I hadn’t arrived yet but I could hear the noises and the song from a distance of where the festivity was taking place. It was a lot more crowded than I thought it would be. This Ntokozo guy was a real big shot. It was so flooded with people you’d think he was this high class celebrity who deserved this sort of attendance. I guess all the excitement from everyone was worth it after all. All of a sudden worry plagued me. I wondered what the ones who knew me would say when they saw me at the party. Wait, is that..Hazel? Hazel Nkadimrng? Is she lost or something?

I could imagine them saying that. Their prospect laugher haunted my head. The Piano tracks blasting under the marquee were the ones I knew, not that they were the type of stuff I listened to; they were just songs I’d hear almost every day outside. You’d never walk on township streets without hearing a piano song somewhere .

I’m at a party and I’m the only one standing still. Everyone’s hand is occupied with a bottle or a glass of a drink, dance moves and happy yelling all around me. I’ve never been in such a loud space before, felt like my ears were seconds away from bleeding or I was going to go deaf forever. People using all their voices’ might to sing along to this Piano song; lyrics sounding as dumb as the song itself. Everyone dancing and singing and drinking; some multi-tasking I couldn’t help but admire. The whole atmosphere felt like a New Year’s celebration and this current song is the one that immediately played after the …3,2,1 countdown.

To avoid looking like a granny I slowly moved my head to the beat. It felt so weird I had never done this before. That’s because I only dance in my imaginationβ€” I don’t move like that.

I looked around, saw some familiar faces but they never laughed at me because they didn’t see me; they were too busy partying. Once again, I felt invisible but I didn’t mind that. Instead I was glad; couldn’t afford to be seen in this super awkward position.

I tried to dance like this tall girl who moved beside me (I think she was already tipsy), instead I almost fell, almost broke my ankle. I quickly looked around to check if nobody saw that. I felt like I was going to cry. I stiffened in an effort to pull myself together. Maybe coming here was a mistake. I should’ve been at home, in the sweet comfort of my bed, reading a nice book.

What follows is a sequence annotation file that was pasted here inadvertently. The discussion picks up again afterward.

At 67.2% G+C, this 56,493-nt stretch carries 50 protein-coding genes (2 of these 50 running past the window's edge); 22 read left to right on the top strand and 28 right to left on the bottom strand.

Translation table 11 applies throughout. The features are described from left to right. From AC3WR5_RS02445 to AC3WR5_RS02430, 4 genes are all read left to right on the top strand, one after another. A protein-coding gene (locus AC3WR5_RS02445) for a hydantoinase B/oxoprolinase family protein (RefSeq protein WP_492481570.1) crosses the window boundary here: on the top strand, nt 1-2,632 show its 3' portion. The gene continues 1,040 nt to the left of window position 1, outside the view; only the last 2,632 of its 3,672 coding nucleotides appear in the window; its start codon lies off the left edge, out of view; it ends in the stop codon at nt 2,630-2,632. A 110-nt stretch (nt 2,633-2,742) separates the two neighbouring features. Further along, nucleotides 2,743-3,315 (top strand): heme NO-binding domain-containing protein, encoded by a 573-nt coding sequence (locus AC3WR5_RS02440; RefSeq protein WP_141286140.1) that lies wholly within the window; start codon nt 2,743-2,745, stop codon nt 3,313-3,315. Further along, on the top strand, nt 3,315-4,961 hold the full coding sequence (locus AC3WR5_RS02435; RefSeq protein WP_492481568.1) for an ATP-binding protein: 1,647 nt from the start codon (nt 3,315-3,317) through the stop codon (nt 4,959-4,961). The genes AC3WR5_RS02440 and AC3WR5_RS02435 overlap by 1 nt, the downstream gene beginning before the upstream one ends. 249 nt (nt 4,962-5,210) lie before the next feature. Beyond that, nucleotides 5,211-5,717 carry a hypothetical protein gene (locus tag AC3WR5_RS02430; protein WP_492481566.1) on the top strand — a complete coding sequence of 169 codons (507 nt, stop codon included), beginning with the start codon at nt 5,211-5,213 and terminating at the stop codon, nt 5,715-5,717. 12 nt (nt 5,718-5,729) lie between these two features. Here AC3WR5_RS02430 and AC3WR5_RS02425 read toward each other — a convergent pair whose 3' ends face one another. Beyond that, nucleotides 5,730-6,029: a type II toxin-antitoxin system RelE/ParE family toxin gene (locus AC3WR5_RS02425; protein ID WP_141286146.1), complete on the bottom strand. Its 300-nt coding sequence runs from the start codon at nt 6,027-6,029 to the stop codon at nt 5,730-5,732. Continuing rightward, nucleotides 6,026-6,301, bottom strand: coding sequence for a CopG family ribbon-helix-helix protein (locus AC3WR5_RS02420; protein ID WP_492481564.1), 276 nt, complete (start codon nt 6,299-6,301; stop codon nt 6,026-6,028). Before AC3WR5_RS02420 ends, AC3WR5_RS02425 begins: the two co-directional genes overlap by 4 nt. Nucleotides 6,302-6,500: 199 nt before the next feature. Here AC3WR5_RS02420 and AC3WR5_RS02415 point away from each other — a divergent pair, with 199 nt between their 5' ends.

A name was being called out behind me. I thought there was another Hazel at the party but it turned out there wasn’t. I turned around and that’s when I saw this girl. She looked like a slay queen. The short sparkling dress she wore held on to her too tight. Most of her yellow-bone thighs were exposed, if she bent down a little then all would be revealed behind and everyone would stop dancing.

She was so pretty I didn’t think it was fair on other girls, especially me. Burgundy long curly hair and matching lip-gloss, she was really slaying. Looking at her, I was stuck in that moment where you know you are not seeing this face for the first time yet you can’t recall where you first saw it. On Instagram, maybe? One of those girls who are only famous for their beauty and selfies.

“Hi,” I said to her, although I wasn’t sure whether she heard me because the Piano song was the loudest. I forced my lips to form a smile and I tried to look excited. How do excited girls look like?

“I didn’t think I’d see you here,” she said. It was an understabdable remark. Who would’ve thought that one day, or one night in this instance, Hazel Nkadimeng would be out at a party? Me and the girl shook hands and in that moment she never told me who she was and where did she know me from. It was then that I realised that I wasn’t as invisible and unknown as I made myself to be. Some people did notice me, even though most of the times they cease to acknowledge me. Hence this confrontation with this girl held me startled. She just offered me an unfinished bottle of Flying Fish. I shook my head then she just laughed at me. My eyes opened wider as I looked around. Was I missing something here?

“Eh, hello?” She snapped her fingers to my face as if to wake me up. “Look around. You not in a classroom. Come on, take it,” she shoved the bottle close to my nose, “or you want some juice?” A rhetoric question of sarcasm. “Why you so tight? You need to loosen up a bit. Just drink, it won’t hurt.”

Her previous imputation of me not being in a classroom meant that she knew me from school. So many pretty girls at school yet, unbelievably, it was my first time seeing this one. I took a sip of that Flying Fish and my face grimaced as immediate as when the liquid touched my tongue. It was so bad and unexpected, like when you dip inside some water and you find it’s a lot colder than you thought. I almost spit out the drink but I managed it down my throat all right. My first taste of alcohol and I already began to feel like a drunkard.

“Don’t be shy now, just finish it. It’s all yours ,” the girl said. For once I didn’t even pause to think that maybe this bottle was spiked with something. “It’s all yours,” she said again and started dancing. Where did she get the confidence to dress as little as showing most of her skin and dance so freely, let alone walk in public? Me I was dressed like it’s snowing outside. She insisted that I finish the drink and she was so gorgeous, I felt like I was disappointing her. So I drank the whole thing, feeling like my father. The taste became bearable. Minutes later I was drinking from a can she bought for me. It was Heineken this time. Each sip freed my legs from all the stiffness, and soon my whole body succumbed as well.

It didn’t take long for my brain to float out of my head. I drank way more than I could handle, even my intelligence got drowned by all the alcohol.

Tell us: do you relate?